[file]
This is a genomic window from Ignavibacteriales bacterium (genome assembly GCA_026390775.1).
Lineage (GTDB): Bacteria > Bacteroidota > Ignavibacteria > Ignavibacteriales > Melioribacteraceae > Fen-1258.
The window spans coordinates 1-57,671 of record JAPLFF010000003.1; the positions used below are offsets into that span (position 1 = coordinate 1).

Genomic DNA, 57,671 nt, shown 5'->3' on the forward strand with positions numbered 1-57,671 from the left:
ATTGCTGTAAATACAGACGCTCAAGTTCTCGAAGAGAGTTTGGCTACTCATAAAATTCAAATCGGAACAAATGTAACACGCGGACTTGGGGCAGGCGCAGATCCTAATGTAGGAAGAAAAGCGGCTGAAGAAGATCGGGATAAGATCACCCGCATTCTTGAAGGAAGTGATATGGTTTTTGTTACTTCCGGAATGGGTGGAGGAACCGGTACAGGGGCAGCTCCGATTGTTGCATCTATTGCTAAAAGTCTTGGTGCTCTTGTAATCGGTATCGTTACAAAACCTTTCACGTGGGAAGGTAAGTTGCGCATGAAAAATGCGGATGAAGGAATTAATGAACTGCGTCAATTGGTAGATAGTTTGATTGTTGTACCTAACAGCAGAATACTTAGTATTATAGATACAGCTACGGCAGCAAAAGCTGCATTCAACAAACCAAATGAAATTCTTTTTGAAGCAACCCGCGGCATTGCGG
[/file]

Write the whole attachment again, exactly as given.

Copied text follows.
This is a genomic window from Ignavibacteriales bacterium (genome assembly GCA_026390775.1).
Lineage (GTDB): Bacteria > Bacteroidota > Ignavibacteria > Ignavibacteriales > Melioribacteraceae > Fen-1258.
The window spans coordinates 1-57,671 of record JAPLFF010000003.1; the positions used below are offsets into that span (position 1 = coordinate 1).

Genomic DNA, 57,671 nt, shown 5'->3' on the forward strand with positions numbered 1-57,671 from the left:
ATTGCTGTAAATACAGACGCTCAAGTTCTCGAAGAGAGTTTGGCTACTCATAAAATTCAAATCGGAACAAATGTAACACGCGGACTTGGGGCAGGCGCAGATCCTAATGTAGGAAGAAAAGCGGCTGAAGAAGATCGGGATAAGATCACCCGCATTCTTGAAGGAAGTGATATGGTTTTTGTTACTTCCGGAATGGGTGGAGGAACCGGTACAGGGGCAGCTCCGATTGTTGCATCTATTGCTAAAAGTCTTGGTGCTCTTGTAATCGGTATCGTTACAAAACCTTTCACGTGGGAAGGTAAGTTGCGCATGAAAAATGCGGATGAAGGAATTAATGAACTGCGTCAATTGGTAGATAGTTTGATTGTTGTACCTAACAGCAGAATACTTAGTATTATAGATACAGCTACGGCAGCAAAAGCTGCATTCAACAAACCAAATGAAATTCTTTTTGAAGCAACCCGCGGCATTGCGG